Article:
USC researchers rounding up detection dogs

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Maya the detection dog

USC researchers are calling for up to 100 “canine scientists” to volunteer for a special project aimed at charting the ideal characteristics for detection dogs.

Honours student Tanisha Vidale is leading the research project that will require volunteer dogs to attend at least four training sessions over a three-month period. Each session, to be held at a location in Glenview, will take about an hour.

“As part of those sessions, we’re going to do some activities that look at the dogs’ personalities,” said Ms Vidale, who is completing a Bachelor of Science (Honours).
 
“The rest of the time will be spent training the dogs in detection techniques by using positive association. Whenever a dog completes a task it will be rewarded with a tennis ball or toy. It’s a great way for a dog owner to build a stronger bond with their pet.”

Ms Vidale said the research project aimed to improve the selection criteria for detection dogs to streamline the process, which would reduce the time and costs of training them.

Detection dogs are used in conservation work to track rare animals, detect pest species and locate threatened native plants. USC currently helps protect Australia’s biodiversity with five detection dogs including Maya, which specialises in locating koalas.
 
Project supervisor and Postdoctoral Research Fellow Dr Romane Cristescu said conservation dogs were having a great impact in the search for endangered species.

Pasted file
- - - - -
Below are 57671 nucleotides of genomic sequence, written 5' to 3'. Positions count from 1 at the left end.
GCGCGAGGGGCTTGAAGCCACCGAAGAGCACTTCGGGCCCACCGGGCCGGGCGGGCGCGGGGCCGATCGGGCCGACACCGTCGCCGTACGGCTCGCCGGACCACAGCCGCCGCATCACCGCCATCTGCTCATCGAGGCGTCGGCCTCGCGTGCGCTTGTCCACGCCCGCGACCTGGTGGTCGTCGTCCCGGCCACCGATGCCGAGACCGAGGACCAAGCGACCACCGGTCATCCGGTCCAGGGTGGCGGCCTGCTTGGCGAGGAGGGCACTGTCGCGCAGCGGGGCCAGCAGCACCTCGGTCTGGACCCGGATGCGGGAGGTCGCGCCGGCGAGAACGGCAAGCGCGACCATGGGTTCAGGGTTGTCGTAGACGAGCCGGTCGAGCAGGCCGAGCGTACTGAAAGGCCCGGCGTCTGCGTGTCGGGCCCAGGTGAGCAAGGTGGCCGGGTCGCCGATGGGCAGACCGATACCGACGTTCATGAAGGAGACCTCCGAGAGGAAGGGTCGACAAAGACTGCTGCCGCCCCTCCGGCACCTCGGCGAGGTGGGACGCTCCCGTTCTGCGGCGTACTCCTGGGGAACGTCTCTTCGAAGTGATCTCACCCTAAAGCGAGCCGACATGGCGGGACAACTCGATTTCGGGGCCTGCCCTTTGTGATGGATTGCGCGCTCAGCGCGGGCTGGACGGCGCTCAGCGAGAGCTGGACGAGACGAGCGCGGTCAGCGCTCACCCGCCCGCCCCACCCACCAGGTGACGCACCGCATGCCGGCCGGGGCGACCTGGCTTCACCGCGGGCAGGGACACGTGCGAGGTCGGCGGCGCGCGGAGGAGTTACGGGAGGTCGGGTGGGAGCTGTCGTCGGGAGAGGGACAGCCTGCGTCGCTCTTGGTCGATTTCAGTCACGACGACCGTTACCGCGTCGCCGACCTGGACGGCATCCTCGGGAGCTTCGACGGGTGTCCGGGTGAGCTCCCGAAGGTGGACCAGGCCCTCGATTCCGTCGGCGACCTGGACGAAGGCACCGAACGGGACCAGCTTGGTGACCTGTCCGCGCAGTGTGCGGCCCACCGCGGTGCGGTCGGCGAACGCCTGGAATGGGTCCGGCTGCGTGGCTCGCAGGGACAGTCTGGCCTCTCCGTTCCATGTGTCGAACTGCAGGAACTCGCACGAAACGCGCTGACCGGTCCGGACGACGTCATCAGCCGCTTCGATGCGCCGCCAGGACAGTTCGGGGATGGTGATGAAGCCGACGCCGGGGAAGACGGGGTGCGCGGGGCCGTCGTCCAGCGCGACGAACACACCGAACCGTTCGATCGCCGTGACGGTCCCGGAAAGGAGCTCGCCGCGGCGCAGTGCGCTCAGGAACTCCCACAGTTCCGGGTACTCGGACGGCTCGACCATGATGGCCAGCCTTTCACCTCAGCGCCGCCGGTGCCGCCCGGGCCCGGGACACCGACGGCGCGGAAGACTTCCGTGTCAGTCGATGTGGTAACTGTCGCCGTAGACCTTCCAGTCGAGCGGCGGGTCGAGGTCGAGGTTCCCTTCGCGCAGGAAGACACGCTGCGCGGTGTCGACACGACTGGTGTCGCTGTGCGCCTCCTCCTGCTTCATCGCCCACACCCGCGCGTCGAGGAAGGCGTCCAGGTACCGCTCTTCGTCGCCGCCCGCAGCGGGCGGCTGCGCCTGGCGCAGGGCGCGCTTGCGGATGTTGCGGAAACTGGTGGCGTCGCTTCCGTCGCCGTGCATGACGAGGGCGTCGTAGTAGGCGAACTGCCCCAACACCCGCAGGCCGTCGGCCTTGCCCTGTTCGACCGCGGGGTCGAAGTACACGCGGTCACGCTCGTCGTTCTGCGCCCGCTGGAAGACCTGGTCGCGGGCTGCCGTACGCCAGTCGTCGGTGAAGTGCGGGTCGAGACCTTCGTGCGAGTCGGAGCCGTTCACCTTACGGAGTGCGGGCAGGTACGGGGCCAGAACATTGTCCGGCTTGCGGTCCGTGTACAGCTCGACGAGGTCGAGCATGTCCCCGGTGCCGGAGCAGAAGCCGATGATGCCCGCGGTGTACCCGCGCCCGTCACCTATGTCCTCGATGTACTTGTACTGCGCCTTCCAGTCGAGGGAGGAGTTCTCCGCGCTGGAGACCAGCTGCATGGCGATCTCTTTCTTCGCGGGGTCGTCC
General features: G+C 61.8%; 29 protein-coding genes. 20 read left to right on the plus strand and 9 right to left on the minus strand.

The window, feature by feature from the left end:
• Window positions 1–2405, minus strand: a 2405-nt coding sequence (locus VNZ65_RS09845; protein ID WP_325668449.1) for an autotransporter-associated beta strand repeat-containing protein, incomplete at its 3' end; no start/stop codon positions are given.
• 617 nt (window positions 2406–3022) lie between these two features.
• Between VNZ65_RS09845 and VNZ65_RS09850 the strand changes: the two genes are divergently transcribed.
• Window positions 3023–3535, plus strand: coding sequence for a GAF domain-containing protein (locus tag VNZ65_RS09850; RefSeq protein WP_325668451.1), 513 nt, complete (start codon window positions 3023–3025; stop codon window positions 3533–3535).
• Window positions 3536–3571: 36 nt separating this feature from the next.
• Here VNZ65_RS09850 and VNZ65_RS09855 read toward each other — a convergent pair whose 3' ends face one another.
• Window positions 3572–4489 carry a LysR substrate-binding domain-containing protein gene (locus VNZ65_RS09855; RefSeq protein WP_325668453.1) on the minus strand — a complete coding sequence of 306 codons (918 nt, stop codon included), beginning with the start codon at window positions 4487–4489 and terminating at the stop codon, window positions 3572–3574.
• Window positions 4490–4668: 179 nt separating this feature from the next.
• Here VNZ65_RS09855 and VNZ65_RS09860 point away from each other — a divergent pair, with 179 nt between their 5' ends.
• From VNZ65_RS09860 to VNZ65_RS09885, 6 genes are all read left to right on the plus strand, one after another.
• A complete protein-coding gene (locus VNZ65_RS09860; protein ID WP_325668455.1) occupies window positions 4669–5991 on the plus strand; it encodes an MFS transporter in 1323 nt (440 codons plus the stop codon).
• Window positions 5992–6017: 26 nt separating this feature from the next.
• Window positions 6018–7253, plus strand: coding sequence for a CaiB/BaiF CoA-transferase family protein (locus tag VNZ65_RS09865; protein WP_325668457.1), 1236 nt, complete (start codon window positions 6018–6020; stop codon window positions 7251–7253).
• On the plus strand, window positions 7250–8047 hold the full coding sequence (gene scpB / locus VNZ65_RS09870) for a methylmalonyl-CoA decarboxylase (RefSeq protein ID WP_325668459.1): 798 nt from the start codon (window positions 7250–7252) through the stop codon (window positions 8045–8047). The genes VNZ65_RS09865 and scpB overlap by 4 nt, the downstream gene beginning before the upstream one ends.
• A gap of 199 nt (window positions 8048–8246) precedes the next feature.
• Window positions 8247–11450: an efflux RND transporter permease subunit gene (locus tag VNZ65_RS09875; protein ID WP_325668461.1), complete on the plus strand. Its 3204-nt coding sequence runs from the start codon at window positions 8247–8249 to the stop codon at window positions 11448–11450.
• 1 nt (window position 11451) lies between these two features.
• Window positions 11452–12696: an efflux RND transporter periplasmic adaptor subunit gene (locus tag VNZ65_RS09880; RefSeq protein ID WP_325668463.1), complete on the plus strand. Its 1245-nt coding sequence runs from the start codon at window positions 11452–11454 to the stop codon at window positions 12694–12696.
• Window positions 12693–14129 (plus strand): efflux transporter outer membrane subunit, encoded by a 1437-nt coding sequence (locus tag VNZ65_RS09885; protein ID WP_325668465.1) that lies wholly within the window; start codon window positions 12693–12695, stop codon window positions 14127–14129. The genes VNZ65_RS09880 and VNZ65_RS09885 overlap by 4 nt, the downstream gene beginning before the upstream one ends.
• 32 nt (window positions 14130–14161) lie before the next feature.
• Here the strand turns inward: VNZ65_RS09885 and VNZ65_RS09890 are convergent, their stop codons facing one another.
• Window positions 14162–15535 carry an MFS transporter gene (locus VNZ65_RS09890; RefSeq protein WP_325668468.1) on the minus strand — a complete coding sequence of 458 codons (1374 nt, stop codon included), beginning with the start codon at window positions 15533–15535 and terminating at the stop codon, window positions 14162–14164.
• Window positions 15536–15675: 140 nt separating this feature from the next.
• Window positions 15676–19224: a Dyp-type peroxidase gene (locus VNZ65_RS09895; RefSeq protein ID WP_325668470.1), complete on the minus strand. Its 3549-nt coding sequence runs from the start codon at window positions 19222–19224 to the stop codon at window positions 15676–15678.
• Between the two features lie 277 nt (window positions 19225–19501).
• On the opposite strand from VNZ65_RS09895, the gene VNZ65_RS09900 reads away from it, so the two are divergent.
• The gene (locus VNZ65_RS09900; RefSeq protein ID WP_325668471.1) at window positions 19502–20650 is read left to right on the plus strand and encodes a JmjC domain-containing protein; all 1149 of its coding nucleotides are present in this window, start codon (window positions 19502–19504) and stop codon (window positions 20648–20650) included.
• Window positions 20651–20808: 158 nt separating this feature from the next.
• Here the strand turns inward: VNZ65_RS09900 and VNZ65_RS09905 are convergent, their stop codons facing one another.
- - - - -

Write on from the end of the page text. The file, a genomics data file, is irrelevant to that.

“Dogs are much more accurate than humans and they’re more efficient,” Dr Cristescu said. “However, it is very hard to train a conservation dog. And potentially the hardest part is having the right candidate.

“If you have the right dog, then the training goes really quickly. But what makes the right dog is really the question we’re asking.”

Dr Cristescu said the failure rate for trainee detection dogs was about 70 percent.

“If you need to train 10 dogs to get just three that work out, that’s a huge investment in time and resources,” she said. “If we had a checklist of characteristics, that would ensure a 90 percent success rate. The positive impact for conservation would be quite dramatic.”

An information session for those who want to see if their dog has what it takes to be a detection dog will be held at USC’s Sunshine Coast campus on Wednesday 30 May. To register, contact Ms Vidale at tmv001@student.usc.edu.au. Dogs are not permitted on campus, which is a wildlife reserve.


Dr Romane Cristescu with Maya the detection dog
 

 
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